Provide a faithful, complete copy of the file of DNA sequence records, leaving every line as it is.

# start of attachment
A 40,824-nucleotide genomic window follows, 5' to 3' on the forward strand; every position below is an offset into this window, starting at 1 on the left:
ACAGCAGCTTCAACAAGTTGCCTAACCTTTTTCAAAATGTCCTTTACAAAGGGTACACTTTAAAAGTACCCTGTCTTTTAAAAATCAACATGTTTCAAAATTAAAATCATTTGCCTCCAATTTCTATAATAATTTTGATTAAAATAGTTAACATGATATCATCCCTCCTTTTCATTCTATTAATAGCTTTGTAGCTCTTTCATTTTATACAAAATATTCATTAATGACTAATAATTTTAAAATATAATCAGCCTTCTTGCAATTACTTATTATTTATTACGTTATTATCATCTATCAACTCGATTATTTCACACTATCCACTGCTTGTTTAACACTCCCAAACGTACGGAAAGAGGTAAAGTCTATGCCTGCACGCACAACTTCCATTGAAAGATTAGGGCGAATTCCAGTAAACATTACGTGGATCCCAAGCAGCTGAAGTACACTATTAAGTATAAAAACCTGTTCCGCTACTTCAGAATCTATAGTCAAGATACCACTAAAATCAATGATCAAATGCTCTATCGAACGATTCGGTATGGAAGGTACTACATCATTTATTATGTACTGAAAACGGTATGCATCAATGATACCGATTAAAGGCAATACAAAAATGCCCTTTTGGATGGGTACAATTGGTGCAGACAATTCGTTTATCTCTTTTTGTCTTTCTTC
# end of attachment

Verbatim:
A 40,824-nucleotide genomic window follows, 5' to 3' on the forward strand; every position below is an offset into this window, starting at 1 on the left:
ACAGCAGCTTCAACAAGTTGCCTAACCTTTTTCAAAATGTCCTTTACAAAGGGTACACTTTAAAAGTACCCTGTCTTTTAAAAATCAACATGTTTCAAAATTAAAATCATTTGCCTCCAATTTCTATAATAATTTTGATTAAAATAGTTAACATGATATCATCCCTCCTTTTCATTCTATTAATAGCTTTGTAGCTCTTTCATTTTATACAAAATATTCATTAATGACTAATAATTTTAAAATATAATCAGCCTTCTTGCAATTACTTATTATTTATTACGTTATTATCATCTATCAACTCGATTATTTCACACTATCCACTGCTTGTTTAACACTCCCAAACGTACGGAAAGAGGTAAAGTCTATGCCTGCACGCACAACTTCCATTGAAAGATTAGGGCGAATTCCAGTAAACATTACGTGGATCCCAAGCAGCTGAAGTACACTATTAAGTATAAAAACCTGTTCCGCTACTTCAGAATCTATAGTCAAGATACCACTAAAATCAATGATCAAATGCTCTATCGAACGATTCGGTATGGAAGGTACTACATCATTTATTATGTACTGAAAACGGTATGCATCAATGATACCGATTAAAGGCAATACAAAAATGCCCTTTTGGATGGGTACAATTGGTGCAGACAATTCGTTTATCTCTTTTTGTCTTTCTTC